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This collection of essays examines various aspects of the Roman Republic and its constituent groups of citizens, and discusses the nature and significance of the revolution that converted it into a monarchy. Professor Brunt's view is that the Republic was not a mere oligarchy, and that popular elements and conceptions of freedom were more important than is commonly supposed. Rival politicians could not rely primarily on coteries of their fellow aristocrats and loyal dependents: they appealed in the name of the public good to the interests and sentiments of sections of the population - the Italians, men of property in general, peasants and soldiers, and the urban plebs. Increasingly violent conflicts, however, eventually made almost everyone willing to accept monarchy for the sake of peace and order. The revolution itself is shown to have resulted partly from the interplay of individual personalities and other contingent factors which elude full historical explanation, partly from political, social, and economic conditions, and partly from prevalent ideas. In succeeding chapters some of these factors are examined more closely.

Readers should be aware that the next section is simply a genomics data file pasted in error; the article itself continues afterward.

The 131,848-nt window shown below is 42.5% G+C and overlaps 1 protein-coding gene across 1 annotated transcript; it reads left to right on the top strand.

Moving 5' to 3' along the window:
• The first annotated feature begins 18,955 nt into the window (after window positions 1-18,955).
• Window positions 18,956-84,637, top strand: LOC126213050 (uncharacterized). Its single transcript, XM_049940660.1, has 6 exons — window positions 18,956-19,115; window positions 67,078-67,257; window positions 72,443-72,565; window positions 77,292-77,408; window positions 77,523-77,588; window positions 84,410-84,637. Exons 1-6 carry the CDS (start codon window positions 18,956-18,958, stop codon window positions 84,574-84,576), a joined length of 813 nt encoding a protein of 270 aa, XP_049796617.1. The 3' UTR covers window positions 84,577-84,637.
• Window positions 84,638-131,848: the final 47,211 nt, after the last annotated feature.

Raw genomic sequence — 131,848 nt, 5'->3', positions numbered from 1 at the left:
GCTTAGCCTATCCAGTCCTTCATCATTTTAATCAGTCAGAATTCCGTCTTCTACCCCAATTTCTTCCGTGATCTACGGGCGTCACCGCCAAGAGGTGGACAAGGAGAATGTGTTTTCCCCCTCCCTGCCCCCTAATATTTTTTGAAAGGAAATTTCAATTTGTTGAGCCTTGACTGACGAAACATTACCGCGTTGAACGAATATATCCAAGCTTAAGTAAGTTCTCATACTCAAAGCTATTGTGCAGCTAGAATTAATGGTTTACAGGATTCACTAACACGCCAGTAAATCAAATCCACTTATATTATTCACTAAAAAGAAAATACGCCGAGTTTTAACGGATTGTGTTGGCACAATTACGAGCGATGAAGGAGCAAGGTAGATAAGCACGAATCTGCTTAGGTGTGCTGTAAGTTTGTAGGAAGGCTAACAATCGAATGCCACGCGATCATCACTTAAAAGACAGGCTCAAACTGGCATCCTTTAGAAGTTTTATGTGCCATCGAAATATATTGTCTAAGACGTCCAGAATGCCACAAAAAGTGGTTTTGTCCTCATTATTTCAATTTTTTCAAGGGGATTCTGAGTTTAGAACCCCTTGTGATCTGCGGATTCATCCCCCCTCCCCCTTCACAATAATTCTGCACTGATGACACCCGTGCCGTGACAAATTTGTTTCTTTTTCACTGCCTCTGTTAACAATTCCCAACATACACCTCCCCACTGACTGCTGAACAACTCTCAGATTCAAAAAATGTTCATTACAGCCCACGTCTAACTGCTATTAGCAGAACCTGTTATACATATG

They include five rewritten or much revised versions of previously published articles concerned with the Italian allies, the Equites, the courts, the army, and amicitia. In addition there are three new essays on libertas, clientship, and factions.